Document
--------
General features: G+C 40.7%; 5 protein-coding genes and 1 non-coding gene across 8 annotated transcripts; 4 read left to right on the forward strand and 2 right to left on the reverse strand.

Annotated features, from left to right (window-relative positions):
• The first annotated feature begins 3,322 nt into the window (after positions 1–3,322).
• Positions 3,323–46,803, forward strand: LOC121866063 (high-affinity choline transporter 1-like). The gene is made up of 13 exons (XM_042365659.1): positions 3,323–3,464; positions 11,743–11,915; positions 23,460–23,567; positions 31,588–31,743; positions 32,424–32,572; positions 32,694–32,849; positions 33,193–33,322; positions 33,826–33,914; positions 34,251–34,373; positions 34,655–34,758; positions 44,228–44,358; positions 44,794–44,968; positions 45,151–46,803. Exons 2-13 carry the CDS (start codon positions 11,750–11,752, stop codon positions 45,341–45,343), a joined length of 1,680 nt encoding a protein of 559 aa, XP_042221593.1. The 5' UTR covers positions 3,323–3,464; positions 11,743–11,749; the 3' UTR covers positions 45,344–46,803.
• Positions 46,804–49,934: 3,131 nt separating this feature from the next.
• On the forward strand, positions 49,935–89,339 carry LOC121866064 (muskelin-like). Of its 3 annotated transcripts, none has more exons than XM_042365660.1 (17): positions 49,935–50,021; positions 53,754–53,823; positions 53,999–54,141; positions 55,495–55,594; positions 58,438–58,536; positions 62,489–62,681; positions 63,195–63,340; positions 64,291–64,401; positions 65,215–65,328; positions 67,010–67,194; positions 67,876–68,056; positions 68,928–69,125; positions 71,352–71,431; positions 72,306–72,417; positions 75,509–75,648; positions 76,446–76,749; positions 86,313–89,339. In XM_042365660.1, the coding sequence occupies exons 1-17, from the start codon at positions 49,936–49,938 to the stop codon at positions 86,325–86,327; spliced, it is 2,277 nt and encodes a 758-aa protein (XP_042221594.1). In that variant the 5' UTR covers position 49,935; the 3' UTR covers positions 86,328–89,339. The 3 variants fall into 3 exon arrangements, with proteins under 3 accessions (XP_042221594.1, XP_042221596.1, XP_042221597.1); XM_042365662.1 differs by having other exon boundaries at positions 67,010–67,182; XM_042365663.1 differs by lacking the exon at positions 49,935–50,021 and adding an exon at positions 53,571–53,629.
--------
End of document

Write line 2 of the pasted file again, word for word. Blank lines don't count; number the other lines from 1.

Annotated features, from left to right (window-relative positions):